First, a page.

Watterson College

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Watterson College was a private, for profit two-year vocational/technical school that operated in Los Angeles, California from 1915-1997. It offered classes and training in various entry-level professions such as business, computers, word processing, medical assisting, retailing, and paralegal services.

Private schools, also known to many as independent schools, non-governmental, privately funded, or non-state schools, are not administered by local, state or national governments. Children who attend private schools may be there because they are dissatisfied with public schools in their area. They may be selected for their academic prowess, or prowess in other fields, or sometimes their religious background. Private schools retain the right to select their students and are funded in whole or in part by charging their students for tuition, rather than relying on mandatory taxation through public (government) funding; at some private schools students may be able to get a scholarship, lowering this tuition fee, dependent on a student's talents or abilities, need for financial aid, or tax credit scholarships that might be available. Some private schools are associated with a particular religion, such as Judaism, Roman Catholicism, or Lutheranism. For the past century, roughly one in 10 U.S families has chosen to enroll their children in private school.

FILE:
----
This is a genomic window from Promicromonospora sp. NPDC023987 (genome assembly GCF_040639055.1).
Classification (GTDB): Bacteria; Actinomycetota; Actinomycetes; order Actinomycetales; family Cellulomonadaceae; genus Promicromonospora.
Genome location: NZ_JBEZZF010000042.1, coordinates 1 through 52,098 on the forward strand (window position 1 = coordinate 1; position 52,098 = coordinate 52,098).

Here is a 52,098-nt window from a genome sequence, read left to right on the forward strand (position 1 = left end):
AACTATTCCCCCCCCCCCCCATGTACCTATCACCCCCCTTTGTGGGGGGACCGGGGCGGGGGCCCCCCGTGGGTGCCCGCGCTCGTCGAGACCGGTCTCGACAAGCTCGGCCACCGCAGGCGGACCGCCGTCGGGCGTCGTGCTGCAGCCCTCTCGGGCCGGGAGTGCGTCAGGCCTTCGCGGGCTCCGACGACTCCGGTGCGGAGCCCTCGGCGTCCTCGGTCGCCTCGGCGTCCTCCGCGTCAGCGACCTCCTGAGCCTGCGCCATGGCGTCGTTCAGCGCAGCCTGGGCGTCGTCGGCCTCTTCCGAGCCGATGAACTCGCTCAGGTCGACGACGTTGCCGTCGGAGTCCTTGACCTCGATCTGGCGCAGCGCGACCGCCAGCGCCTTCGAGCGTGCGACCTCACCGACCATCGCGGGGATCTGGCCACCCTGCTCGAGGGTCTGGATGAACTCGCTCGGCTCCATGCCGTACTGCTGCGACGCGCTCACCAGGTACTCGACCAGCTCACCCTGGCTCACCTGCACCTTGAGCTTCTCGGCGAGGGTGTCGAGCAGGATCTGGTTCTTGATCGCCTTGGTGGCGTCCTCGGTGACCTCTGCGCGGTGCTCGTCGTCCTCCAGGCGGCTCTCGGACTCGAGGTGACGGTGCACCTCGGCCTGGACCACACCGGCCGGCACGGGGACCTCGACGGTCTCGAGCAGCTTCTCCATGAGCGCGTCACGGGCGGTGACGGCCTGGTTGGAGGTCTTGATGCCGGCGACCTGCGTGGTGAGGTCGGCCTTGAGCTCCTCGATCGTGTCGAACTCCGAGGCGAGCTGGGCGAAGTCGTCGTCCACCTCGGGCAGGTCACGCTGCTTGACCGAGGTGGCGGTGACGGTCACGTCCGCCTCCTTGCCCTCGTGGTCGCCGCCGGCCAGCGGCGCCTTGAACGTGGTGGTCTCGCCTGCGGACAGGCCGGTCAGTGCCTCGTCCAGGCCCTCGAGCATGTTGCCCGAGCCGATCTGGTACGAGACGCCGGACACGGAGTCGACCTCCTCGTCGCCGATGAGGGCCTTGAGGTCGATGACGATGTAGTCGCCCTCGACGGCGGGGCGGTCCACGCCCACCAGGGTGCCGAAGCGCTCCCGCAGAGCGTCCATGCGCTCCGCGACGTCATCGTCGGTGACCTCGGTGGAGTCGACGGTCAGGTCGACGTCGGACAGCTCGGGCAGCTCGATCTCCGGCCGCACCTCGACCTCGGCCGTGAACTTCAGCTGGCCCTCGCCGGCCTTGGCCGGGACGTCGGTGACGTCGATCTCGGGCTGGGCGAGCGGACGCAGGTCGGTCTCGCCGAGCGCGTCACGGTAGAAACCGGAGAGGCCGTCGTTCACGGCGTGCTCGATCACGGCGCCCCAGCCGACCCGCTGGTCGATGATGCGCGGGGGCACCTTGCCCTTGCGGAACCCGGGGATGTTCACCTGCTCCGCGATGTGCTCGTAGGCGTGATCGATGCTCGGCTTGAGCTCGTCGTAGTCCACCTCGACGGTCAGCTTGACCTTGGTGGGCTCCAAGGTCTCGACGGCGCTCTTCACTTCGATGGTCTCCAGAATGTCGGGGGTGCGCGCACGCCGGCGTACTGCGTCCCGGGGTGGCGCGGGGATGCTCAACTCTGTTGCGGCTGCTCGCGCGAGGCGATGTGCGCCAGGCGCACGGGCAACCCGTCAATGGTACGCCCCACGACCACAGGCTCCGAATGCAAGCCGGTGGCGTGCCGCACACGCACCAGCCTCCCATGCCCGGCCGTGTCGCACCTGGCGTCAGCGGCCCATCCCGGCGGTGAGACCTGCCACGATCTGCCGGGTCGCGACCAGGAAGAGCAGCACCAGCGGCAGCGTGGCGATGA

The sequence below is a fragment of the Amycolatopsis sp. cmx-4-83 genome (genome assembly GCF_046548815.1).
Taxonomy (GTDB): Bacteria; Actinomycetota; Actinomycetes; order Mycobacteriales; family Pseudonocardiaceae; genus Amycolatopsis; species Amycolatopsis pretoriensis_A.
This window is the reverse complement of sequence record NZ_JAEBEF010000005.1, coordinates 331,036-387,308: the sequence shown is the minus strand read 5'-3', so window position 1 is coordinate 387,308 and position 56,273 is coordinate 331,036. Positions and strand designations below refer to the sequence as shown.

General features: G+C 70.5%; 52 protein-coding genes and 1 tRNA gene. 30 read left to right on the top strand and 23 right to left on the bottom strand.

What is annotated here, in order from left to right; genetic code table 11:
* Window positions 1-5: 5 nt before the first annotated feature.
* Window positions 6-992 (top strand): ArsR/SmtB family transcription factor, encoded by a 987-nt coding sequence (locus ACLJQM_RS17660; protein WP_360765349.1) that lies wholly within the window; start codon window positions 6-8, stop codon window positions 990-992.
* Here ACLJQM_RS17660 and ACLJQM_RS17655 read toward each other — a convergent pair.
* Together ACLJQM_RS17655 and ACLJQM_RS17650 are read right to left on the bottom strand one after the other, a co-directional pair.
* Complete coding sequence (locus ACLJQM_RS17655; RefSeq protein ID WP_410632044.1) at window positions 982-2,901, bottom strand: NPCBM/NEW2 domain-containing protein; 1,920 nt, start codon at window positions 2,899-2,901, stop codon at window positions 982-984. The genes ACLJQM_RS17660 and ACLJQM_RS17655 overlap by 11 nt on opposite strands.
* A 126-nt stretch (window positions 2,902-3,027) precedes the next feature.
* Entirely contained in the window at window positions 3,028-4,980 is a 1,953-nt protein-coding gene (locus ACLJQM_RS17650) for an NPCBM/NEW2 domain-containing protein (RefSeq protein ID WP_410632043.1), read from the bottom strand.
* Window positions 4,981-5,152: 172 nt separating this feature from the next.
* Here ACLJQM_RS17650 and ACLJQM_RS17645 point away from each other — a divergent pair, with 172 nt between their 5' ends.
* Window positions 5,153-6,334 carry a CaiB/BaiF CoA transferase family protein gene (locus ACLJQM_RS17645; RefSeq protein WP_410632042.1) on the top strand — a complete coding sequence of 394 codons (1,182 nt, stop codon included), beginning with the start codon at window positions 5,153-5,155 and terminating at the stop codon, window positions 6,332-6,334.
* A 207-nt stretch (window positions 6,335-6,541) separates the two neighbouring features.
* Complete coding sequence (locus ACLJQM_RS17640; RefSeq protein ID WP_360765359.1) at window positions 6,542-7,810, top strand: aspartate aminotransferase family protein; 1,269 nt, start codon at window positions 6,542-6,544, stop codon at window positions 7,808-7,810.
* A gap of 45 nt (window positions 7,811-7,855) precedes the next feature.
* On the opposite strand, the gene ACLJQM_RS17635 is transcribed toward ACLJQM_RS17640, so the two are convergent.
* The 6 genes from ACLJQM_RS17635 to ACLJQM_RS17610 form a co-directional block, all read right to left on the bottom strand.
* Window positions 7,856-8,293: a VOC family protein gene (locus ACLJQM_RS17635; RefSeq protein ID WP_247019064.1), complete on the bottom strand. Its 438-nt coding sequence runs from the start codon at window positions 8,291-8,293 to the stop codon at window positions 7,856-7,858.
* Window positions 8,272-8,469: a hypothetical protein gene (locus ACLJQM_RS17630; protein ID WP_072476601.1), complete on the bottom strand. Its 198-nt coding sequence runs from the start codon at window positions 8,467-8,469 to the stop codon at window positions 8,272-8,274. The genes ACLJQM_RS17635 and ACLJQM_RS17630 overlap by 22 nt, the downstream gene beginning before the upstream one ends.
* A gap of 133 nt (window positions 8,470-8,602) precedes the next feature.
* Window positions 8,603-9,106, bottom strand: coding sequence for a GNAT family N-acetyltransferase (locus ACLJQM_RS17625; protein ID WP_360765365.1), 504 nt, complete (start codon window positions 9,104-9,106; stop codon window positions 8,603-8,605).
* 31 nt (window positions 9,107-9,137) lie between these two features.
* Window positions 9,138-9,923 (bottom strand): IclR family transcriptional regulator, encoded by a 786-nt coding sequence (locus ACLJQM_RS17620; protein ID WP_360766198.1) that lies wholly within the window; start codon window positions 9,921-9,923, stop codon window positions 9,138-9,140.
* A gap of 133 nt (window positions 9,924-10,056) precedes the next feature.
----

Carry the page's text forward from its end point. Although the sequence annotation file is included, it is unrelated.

In the United States, a technical school is a two-year college that covers fields such as business, finance, hospitality, tourism, construction, engineering, visual arts, information technology and community work.

Watterson College had various satellite campuses in small cities near the Los Angeles, California area. Although the direct connection cannot be established at this time, there were also Watterson College schools in other cities across the United States, like Louisville, Kentucky. Its main office was located at the Pasadena, California campus, and major campuses include the Van Nuys, California, West Covina and Oxnard campuses. It participated in the California Pell Grant program. During the early 1990s, Watterson College began struggling to meet admission goals, due to increased competition by public institutions, leading to the final closing of all campuses by 1995 though it was already officially closed in 1992 according to State of California and Department of Education records. [1]

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Prior to its closing, the school made an effort to preserve its records for any students needing transcripts or educational verification, however not all of the records were preserved. Students from the Pasadena Campus are encouraged to contact North-West College. North-West College became the official "custodian of records" for only the Watterson College alumni who were located at the Pasadena campus. For questions about all other Watterson alumni, contact the California Department of Consumer Affairs.

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